"Peter followed him [Jesus] at a distance, right into the courtyard of the high priest. There he sat with the guards and warmed himself at the fire" (14:54).

And:

"While Peter was below in the courtyard" (14:66).

I don't know if this means that Peter could see or hear the trial, but I took it that way initially and thought it was a nice touch (artistically speaking) and it appears to be taken this way in commentaries as well:

"The place where Jesus stood before the high priest may have been an open room, or place of audience on the ground floor, in the rear or on one side of the court; such rooms, open in front, being customary. It was close upon the court, for Jesus heard all that was going on around the fire, and turned and looked upon Peter (Lu 22:61)."

http://biblehub.com/mark/14-54.htm

"At the upper end of this court, probably, would be the memorable chamber in which the trial was held—open to the court, likely, and not far from the fire (as we gather from Lu 22:61), but on a higher level; for (as our verse says) the court, with Peter in it, was "beneath" it. The ascent to the Council chamber was perhaps by a short flight of steps."

http://biblehub.com/mark/14-66.htm

And the first thing that came to my mind when I saw these verses was Papias' statement that Mark got his information from Peter:

"Mark having become the interpreter of Peter, wrote down accurately whatsoever he remembered. It was not, however, in exact order that he related the sayings or deeds of Christ. For he neither heard the Lord nor accompanied Him. But afterwards, as I said, he accompanied Peter, who accommodated his instructions to the necessities [of his hearers], but with no intention of giving a regular narrative of the Lord's sayings."

But I don't know if these verses had anything to do with this tradition.
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Re: Jesus' appearances to Peter and James

Post by Adam » Sat Jan 16, 2016 7:58 pm

Diogenes the Cynic wrote:John's Gospel, which has the the Temple authorities arresting Jesus, then turning him over to Pilate after a brief, informal interrogation by the High Priest is at least historically plausible.
Oh, and by the way, who was supposed to have witnessed that trial and made a transcript?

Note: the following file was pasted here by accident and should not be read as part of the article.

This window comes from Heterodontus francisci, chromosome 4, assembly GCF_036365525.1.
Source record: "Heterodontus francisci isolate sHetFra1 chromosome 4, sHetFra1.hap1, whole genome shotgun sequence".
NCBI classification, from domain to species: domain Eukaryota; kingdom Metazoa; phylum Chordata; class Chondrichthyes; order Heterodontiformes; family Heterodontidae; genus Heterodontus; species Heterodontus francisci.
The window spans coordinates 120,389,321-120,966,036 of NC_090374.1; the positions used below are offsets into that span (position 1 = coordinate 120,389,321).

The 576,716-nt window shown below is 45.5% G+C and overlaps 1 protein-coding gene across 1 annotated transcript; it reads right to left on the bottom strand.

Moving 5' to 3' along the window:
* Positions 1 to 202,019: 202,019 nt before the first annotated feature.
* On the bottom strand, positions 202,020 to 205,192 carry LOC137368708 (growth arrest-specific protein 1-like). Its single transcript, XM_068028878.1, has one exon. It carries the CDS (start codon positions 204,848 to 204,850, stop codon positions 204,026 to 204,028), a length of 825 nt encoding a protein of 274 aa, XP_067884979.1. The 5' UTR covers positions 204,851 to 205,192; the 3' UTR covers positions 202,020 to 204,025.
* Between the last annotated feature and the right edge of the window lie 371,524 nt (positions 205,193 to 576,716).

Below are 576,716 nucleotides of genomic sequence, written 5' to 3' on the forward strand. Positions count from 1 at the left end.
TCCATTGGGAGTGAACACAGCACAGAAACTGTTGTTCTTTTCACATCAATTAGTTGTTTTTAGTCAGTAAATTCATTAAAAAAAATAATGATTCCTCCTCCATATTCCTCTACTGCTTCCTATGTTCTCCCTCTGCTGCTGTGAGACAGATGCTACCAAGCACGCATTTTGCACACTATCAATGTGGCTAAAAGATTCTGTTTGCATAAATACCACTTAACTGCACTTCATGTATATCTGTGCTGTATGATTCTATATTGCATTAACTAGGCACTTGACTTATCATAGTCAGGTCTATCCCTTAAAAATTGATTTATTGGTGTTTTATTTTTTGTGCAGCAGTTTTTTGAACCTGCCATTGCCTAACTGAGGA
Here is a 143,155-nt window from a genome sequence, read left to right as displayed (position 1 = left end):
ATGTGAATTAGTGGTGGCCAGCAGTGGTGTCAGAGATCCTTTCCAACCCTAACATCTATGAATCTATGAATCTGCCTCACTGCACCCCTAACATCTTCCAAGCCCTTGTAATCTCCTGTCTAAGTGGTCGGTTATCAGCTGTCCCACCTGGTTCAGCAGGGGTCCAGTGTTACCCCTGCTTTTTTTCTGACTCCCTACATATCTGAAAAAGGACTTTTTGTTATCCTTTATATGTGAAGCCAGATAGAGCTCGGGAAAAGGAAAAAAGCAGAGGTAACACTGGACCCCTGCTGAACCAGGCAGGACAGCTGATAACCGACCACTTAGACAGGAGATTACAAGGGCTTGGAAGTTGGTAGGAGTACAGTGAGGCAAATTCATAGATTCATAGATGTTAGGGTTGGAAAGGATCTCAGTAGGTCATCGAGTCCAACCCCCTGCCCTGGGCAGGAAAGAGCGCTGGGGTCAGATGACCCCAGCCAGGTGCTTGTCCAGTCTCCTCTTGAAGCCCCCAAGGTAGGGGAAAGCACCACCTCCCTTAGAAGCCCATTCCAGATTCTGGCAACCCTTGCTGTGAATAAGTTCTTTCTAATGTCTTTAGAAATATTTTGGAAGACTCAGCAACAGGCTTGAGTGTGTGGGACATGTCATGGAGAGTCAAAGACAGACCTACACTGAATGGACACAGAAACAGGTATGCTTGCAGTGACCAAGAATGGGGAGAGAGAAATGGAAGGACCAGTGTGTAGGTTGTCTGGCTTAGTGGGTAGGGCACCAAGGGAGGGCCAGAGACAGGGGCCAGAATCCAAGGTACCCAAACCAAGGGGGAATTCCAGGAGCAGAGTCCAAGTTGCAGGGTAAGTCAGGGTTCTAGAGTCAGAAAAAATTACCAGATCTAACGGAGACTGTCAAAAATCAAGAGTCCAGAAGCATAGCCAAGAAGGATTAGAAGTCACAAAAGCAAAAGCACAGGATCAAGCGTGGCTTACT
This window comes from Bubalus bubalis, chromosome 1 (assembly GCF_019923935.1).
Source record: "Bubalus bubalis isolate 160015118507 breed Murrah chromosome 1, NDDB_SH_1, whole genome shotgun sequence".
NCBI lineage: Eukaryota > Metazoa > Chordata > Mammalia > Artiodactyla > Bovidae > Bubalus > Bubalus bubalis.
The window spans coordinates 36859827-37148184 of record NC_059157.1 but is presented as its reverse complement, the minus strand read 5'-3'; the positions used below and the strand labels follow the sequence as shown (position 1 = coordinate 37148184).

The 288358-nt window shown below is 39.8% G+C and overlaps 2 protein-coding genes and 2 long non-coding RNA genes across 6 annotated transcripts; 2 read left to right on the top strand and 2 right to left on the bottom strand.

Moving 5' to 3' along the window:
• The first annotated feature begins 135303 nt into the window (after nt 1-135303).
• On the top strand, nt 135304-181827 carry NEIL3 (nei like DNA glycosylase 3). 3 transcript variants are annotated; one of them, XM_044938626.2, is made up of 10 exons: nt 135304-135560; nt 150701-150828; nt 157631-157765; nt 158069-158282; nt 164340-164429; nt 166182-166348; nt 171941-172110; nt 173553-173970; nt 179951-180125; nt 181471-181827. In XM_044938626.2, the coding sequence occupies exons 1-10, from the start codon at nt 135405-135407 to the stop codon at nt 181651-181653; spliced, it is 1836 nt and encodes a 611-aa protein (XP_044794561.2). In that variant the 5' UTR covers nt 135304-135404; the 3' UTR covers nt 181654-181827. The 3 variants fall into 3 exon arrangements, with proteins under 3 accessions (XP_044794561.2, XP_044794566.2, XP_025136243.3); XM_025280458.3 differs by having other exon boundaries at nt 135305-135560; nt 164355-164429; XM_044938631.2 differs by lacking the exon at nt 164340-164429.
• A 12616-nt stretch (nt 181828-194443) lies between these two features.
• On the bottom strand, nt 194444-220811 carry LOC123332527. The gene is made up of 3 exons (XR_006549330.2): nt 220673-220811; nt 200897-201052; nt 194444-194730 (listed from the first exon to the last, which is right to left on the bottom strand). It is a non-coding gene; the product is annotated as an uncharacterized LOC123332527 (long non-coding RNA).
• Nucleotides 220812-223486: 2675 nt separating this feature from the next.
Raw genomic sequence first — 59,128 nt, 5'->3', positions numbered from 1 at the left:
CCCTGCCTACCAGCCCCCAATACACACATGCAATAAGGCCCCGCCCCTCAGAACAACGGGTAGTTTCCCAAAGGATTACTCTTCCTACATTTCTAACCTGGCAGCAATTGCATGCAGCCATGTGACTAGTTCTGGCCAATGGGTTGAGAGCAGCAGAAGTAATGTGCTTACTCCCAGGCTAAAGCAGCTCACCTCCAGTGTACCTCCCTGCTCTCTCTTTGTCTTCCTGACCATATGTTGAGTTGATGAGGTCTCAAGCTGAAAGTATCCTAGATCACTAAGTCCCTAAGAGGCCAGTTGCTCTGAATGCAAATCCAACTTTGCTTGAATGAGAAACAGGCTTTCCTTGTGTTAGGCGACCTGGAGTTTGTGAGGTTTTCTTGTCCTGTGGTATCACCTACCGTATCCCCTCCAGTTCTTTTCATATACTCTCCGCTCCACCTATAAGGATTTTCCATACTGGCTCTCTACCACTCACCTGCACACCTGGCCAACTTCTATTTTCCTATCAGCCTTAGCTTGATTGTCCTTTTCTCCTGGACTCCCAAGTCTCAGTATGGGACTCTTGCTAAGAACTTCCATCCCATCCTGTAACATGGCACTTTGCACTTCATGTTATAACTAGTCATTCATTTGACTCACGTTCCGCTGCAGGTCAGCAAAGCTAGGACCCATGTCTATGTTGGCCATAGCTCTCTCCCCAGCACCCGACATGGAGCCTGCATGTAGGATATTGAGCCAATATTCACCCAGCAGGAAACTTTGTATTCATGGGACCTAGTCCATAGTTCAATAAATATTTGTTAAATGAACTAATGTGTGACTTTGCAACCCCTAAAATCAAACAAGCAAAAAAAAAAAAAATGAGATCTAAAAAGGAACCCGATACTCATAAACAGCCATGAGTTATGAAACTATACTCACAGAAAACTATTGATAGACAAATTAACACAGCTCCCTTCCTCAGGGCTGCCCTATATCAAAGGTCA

My Thesis that seven eyewitnesses to Jesus WROTE accounts includes that John Mark (probably the naked young man in Mark 14:51-52 and the disciple known to the High Priest in John 18:15-16) wrote a Passion Diary immediately. It is best preserved as the Aramaic source underlying the Passion Narrative in John. He was an eyewitness. As he may have been a Sadducee, he might not have known or carried to mention the Pharisees who were there at the Trial of Jesus.
Eyewitnesses may give a less complete account than a later summarizer. Thus I don't deny that a Sanhedrin trial took place, just that Higher Criticism does not prove it happened.

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Re: Jesus' appearances to Peter and James

Post by rakovsky » Mon Jan 18, 2016 10:44 am

Getting back to the opening post - the explanations that I see for the two missing appearances are as follows. Each of them or some version have been proposed by different scholars.

Peter

1. Jesus appeared to Peter at the tomb along with or even instead of to the women, since Paul lists the vision to Peter first and doesn't mention the women in his list of appearances in 1 Cor.
2. Peter saw Jesus somewhere and/or sometime else in Jerusalem on Sunday. (the canonical story suggests this)
3. In the original story, Peter first saw Jesus on the sea of Galilee as per John 21 and the Gospel of Peter before the apostles as a group saw Jesus. Then John 21 was later edited to make this appearance Jesus' "third" one to the disciples and put onto the end of John's gospel as a later edition.

James
1. Jesus privately appeared to James after appearing to the rest of the apostles (as per Paul's chronology in Corinthians) (the canonical story suggests this)
2. Jesus privately appeared to James before appearing to the apostles, and came to eat with James (as per the Gospel of Hebrews)

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Re: Jesus' appearances to Peter and James

Post by John2 » Wed Jan 20, 2016 12:11 pm

Rakovsky,

You wrote two options concerning the appearance to James:

"1. Jesus privately appeared to James after appearing to the rest of the apostles (as per Paul's chronology in Corinthians) (the canonical story suggests this)
2. Jesus privately appeared to James before appearing to the apostles, and came to eat with James (as per the Gospel of Hebrews)"

I think the reason the canonical story is more or less in line with Paul (and vice versa) is because these are post-70 CE writings that represent orthodox beliefs, like the Gospel of the Hebrews is a post-70 CE writing that represents Jewish Christian beliefs. In my view it seems like you prefer (or give precedence and thus more value to) the former over the latter and consequently seek to defend their point of view.